Tithing on Gifts?
Allen received a $5,000 inheritance from his parents. He isn't sure if he should tithe on the money. Dave explains his interpretation of tithing in this situation.
QUESTION: Allen in Little Rock received a $5,000 inheritance from his parents. He isn’t sure if he should tithe on the money. Dave explains his interpretation of tithing in this situation.
ANSWER: Obviously you’re dealing from a Christian or Jewish perspective to deal with the word tithe. What we would do as Christians is we’re going to go to the Bible and try to find the answer to your question. The primary Scripture on tithing that seems to give us the best indication is in Deuteronomy 14:28. It says to give a tithe on your net increase. That’s the English interpretation, and without going back and studying Hebrew and grasping that, there’s a lot of argument about tithing and all these other things all through Christianity and even Judaism as to what a tithe is and what it isn’t and so forth.
Evangelical Christians are pretty well in agreement that our interpretation is that a tithe is a tenth of our income. The word tithe in Hebrew literally means “tenth” if you take that and pull it from an Old Testament in a Christian Bible. We would give a tenth of our increase, which seems to indicate, for instance in a business setting, net profit. Does a gift increase you? I think it does. I think we could agree on that. Is that God’s heart?
Before we go there, though, I think we’ve got to make sure we really go back to your original statement about how you feel dirty about something. You need to really grasp biblically speaking why God asks us to give tithes and/or offerings. It’s not because we’re trying to keep a rule and He likes us better. He likes us regardless. He’s madly in love with you—your Heavenly Father is—regardless. Tithers are equal to non-tithers in God’s love. It’s certainly not a salvation issue. We’re not trying to earn His favor. We’re not trying to earn our salvation. And yet sometimes, the way I’m wired and maybe the way you’re wired, is I’m always looking for a rule, and if I can just do the rule ... I’m a little performance-based sometimes. I want to always back up from that and go, “To start with, if we being evil know how to give our kids good gifts, how much more so our Father in Heaven?” meaning how would I look at it if I gave my kids some money? Would I be worried about the rule? No. That’s the very purpose of a gift, that there would be very few rules on it—like almost none. I want them to get pleasure from the gift rather than feel like they have to follow a rule.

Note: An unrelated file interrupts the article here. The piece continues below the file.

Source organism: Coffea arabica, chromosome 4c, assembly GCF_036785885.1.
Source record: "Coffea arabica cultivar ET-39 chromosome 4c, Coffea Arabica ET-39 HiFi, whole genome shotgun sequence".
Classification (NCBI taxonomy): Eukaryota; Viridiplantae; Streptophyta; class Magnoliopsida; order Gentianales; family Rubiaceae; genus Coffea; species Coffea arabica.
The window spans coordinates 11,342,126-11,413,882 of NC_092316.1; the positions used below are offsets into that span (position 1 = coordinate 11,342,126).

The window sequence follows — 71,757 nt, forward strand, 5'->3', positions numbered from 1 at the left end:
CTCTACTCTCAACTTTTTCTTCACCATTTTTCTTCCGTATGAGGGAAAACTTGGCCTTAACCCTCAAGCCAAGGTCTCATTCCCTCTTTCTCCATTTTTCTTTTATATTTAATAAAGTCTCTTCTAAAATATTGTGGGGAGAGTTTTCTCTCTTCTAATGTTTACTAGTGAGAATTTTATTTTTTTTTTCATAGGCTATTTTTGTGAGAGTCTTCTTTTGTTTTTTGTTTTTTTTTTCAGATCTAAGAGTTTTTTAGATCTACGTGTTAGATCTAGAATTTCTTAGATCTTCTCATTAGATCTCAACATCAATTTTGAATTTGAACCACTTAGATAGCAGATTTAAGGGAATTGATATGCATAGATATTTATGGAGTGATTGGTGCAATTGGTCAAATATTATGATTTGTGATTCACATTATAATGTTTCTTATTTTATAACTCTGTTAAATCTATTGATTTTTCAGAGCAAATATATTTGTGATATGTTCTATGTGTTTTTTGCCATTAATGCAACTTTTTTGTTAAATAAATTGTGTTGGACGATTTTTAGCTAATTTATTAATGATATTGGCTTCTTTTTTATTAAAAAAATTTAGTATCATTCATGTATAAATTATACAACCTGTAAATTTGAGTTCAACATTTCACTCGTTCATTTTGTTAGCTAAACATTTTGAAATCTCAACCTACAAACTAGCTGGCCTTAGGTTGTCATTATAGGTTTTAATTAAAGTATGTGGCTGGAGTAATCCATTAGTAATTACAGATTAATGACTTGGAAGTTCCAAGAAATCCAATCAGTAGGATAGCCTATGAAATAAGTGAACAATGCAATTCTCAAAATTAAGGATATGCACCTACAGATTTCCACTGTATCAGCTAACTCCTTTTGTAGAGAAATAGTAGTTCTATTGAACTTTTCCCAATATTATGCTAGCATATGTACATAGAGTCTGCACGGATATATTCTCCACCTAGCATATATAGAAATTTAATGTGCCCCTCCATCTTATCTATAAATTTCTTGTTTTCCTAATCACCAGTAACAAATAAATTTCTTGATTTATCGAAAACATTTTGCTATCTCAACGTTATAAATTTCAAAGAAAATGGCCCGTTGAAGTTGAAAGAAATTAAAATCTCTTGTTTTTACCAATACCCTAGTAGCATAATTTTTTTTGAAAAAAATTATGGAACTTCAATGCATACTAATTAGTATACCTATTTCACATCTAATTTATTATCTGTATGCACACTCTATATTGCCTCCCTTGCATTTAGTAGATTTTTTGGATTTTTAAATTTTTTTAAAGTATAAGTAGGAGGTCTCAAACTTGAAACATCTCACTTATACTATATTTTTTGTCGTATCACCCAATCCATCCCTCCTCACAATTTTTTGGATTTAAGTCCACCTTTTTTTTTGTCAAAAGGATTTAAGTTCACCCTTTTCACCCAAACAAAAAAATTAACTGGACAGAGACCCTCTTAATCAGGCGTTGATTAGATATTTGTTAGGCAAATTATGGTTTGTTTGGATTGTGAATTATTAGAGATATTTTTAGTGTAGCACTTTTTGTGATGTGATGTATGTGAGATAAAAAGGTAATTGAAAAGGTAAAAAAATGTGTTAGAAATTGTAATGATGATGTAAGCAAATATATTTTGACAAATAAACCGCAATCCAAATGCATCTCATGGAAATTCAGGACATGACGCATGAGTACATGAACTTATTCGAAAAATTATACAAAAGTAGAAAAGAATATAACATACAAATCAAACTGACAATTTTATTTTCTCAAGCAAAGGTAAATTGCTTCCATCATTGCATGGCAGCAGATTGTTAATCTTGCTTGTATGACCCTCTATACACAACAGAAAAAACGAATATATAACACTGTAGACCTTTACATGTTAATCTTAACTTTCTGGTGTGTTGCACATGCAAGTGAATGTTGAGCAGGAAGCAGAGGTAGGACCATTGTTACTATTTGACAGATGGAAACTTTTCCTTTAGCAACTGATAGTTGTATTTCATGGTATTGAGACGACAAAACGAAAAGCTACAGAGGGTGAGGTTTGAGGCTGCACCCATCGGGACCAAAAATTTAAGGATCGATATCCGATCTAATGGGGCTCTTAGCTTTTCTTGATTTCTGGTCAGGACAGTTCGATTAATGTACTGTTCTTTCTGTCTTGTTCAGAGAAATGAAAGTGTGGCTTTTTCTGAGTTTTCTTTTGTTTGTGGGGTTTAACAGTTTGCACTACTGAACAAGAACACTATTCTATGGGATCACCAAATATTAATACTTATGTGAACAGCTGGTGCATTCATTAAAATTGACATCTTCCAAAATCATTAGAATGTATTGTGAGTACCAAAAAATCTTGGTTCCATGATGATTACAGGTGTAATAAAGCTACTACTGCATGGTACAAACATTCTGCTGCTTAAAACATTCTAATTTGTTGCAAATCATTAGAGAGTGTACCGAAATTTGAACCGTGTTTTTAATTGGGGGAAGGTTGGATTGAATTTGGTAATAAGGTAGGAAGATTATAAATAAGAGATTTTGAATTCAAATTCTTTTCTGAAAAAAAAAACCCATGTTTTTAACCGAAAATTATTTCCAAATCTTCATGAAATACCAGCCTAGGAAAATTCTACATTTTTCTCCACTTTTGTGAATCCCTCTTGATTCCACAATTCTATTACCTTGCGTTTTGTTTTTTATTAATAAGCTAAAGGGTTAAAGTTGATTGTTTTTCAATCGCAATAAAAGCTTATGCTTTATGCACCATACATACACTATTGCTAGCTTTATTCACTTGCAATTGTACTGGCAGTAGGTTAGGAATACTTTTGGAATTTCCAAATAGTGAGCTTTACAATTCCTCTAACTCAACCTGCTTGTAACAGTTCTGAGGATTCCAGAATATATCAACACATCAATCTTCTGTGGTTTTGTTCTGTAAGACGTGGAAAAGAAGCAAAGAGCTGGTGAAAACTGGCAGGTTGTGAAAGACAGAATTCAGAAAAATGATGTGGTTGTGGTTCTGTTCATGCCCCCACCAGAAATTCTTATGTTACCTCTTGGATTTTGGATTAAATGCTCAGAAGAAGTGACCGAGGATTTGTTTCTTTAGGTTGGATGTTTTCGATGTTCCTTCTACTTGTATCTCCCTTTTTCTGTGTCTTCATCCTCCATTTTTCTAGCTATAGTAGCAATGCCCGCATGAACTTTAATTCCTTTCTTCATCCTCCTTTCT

I think there’s probably a biblical argument that could be made either way, and I might accuse someone of legalism by trying to go there and trying to really split the jot and tittle on this thing—split the doctrinal hairs on this thing. A couple of rules I go by is one, I know I can’t out give God, and I never mess up and I never regret giving and doing it wisely. A tithe is to my local church. I love my church, so I’m going to tithe. When in doubt, I give. That’s rule number one because I can’t figure all this out. I don’t know, and when I get up there, if I’m going to be wrong, I want to be wrong on the upside. I can’t out give God, and I never mess up. I never have regrets from giving. When in doubt, I give. But the balance on the other side of the scale of that discussion is I don’t want to put myself in a box where I feel legalistically compelled either. I want to be able to enjoy my Father’s love. That’s the grace side. It’s kind of the justice and mercy scale. You’ve got to have one to have the other, but they’ve both got to be on the scale.
All of that to say that this is a great spiritual discussion, and I still didn’t give you an answer. If I were in your shoes, I would want to give—not out of any compulsion of keeping a rule, only just because I thought it was fun to give because I think that would give my Father pleasure. I think you’re released to do either or neither. I seldom tithe on gifts, and I tithe on every dime of my income. I want to get it out of my checking account before I get emotional ownership. That’s a little performance-based, admitted, but I’ve done that automatically since I got saved 25 years ago. I don’t think you can mess that up.
It’s a great discussion to have at any level of spiritual maturity because it causes you to stop and think about what’s important about money. If I were you, I’d probably tithe on this if I felt like God’s leading me to, but I want to remove any legalistic compulsion from you having to do that, because I can’t tell biblically for sure that this is titheable.